Alasdair Morrison on why he is voting ‘No’

“This is the biggest decision our generation will ever have to take,” says Alasdair Morrison.

The Gazette Big Referendum Debate is taking place on Monday night and Alasdair Morrison- a former Labour MSP for the Western Isles - will be on the panel putting forward the case for a ‘No’ vote on September 18th.

Former Labour MSP Alasdair Morrison is voting 'No' on September 18th.

Former Labour MSP Alasdair Morrison is voting 'No' on September 18th.

All tickets have now gone but you can still see the debate streamed live online. Register to watch the event at:

There will also be full coverage of the debate in next week’s Stornoway Gazette, out on Thursday 4th September.

See below for an interview and video with Alasdair Morrison explaining why he is voting for Scotland to remain in the Union by Stornoway Gazette reporter Jenny Kane.

Alasdair Morrison talks about the referendum on Scottish independence

It was 2007 when Alasdair Morrison last hit the campaign trail and now, several years on, the former MSP is back in action at the helm of the local ‘Better Together’ group.

The Labour Party member sees the campaign for Scotland to remain part of the union as more important than any party political push and has worked to ensure the voices of island ‘No’ voters are being heard.

With that in mind Mr Morrison has travelled across the Western Isles spreading the word and drumming up support for ‘Better Together’, most recently alongside Jim Murphy MP and the Deputy Leader of the Scottish Labour Party Anas Sarwar MP.

“It is an important vote,” said Morrison. “It’s not a here today, gone tomorrow election for a parliament or for a local government election. It’s the biggest decision our generation will ever, ever have to take and that’s why you have got the level of engagement we’re currently seeing.”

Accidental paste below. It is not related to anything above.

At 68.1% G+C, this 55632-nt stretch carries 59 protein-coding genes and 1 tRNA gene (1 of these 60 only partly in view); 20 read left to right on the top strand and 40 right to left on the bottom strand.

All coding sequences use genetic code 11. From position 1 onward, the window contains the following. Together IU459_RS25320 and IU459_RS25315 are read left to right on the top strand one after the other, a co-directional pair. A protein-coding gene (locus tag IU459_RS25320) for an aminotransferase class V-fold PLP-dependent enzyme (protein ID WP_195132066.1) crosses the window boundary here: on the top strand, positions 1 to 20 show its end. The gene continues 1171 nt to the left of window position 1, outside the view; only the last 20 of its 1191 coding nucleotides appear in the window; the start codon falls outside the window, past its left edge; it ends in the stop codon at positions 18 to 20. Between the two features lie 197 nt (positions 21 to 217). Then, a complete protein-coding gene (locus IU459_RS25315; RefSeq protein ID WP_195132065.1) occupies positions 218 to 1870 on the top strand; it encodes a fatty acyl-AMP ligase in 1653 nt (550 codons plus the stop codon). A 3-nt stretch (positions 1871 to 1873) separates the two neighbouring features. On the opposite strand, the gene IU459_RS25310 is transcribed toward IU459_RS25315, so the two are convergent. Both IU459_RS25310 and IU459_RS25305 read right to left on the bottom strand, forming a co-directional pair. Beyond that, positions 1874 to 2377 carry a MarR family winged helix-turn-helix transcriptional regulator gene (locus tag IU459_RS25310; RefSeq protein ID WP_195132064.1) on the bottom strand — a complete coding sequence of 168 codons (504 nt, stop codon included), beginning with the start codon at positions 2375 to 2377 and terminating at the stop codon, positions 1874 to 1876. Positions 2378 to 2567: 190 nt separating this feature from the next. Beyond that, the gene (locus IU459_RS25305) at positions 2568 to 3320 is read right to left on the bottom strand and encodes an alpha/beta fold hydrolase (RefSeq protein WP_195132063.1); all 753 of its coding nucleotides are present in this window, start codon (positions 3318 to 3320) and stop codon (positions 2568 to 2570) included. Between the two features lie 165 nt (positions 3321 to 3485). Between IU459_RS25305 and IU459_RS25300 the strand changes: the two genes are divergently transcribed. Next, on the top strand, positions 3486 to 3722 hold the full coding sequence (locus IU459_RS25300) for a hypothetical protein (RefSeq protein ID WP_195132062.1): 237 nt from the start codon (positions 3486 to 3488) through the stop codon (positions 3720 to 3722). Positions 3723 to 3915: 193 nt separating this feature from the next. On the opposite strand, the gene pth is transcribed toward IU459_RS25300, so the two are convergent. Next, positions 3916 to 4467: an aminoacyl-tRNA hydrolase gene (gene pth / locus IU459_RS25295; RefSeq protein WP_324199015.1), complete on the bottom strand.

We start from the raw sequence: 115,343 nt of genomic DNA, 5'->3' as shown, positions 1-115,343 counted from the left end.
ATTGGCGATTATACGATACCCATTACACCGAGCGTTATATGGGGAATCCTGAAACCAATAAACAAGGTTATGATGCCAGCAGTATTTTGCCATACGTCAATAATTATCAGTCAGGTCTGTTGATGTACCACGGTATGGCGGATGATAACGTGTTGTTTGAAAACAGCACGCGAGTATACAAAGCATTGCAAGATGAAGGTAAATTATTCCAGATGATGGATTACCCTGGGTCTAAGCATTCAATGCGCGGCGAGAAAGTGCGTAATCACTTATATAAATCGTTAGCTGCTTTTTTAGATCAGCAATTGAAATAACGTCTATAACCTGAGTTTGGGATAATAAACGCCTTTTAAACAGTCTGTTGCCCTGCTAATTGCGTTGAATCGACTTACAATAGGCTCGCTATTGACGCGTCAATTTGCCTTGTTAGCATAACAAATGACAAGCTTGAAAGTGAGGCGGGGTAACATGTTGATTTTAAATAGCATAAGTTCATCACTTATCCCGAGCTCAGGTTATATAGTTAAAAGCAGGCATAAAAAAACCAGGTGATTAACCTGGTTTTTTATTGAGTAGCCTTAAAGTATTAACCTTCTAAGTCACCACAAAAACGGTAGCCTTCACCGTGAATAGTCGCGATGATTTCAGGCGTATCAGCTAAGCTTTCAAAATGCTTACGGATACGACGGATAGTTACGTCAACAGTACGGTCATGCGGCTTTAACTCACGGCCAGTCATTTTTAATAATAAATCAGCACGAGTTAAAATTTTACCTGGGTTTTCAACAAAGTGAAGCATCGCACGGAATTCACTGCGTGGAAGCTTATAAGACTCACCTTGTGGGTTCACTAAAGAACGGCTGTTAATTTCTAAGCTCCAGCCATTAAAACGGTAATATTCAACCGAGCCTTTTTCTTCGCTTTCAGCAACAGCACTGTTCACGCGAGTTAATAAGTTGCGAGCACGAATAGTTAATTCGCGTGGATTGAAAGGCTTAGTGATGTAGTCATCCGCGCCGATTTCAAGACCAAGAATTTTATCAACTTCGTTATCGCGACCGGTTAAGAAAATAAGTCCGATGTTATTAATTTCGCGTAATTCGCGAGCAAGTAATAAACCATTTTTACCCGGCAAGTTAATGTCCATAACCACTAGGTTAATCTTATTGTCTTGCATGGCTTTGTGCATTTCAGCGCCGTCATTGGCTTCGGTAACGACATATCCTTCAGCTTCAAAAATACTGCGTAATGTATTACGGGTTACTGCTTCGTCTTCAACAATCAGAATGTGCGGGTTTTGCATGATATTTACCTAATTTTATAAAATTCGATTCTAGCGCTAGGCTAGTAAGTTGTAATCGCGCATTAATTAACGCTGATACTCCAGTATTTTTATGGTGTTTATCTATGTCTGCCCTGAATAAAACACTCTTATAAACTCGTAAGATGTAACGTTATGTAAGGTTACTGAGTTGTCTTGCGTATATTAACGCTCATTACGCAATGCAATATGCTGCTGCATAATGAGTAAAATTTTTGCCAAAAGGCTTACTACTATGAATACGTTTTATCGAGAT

He added: “Politicians come and go, First Ministers come and go, but this is above and beyond that.”

The rise in the number and popularity of island meetings, face-to-face discussions and the hunger for answers has not surprised him, and he is keen for people to reach out for information from less traditional sources.

“It’s not just what the political classes are saying that people should pay attention to,” he said, “you should also pay attention to the practitioners who are out there, running companies, helping to manage companies and those who are representing workers in these companies.”

So what questions and topics does he expect will come-up at the Gazette debate?

“Clearly we have got island specific issues,” said Morrison. “Inter-Island links, transportation and ferries, these are very island specific. But the big issues which are being discussed, like currency and what currency fishermen are going to be selling their goods in and trading, membership of the European Union, pensions, mortgage rates, interest rates, all the issues that are being debated the length and breadth of Scotland are the ones that are being debated here.

“Public meetings, or the engagement at the shows, or the street stalls or knocking on doors, the questions that people ask reflect the concerns they have as individuals and families. They are no different to the concerns you would get on a doorstep or a show in Dumfries, in Shetland, Orkney or in Glasgow or Aberdeenshire.”

Mr Morrison summed up his part in the debate as the interview came to a close. “I’m just one person in a huge team of people,” he said. “Clearly I’m identified with the Labour Party, and I made no bones about that, but I’m also working with people of all political persuasions and people of no political complexion.

“It doesn’t matter where your starting point is, you come to the same conclusion. And that conclusion is that separatism is divisive and it’s not needed. Hopefully after the 18th of September that will be it away for 300 years.”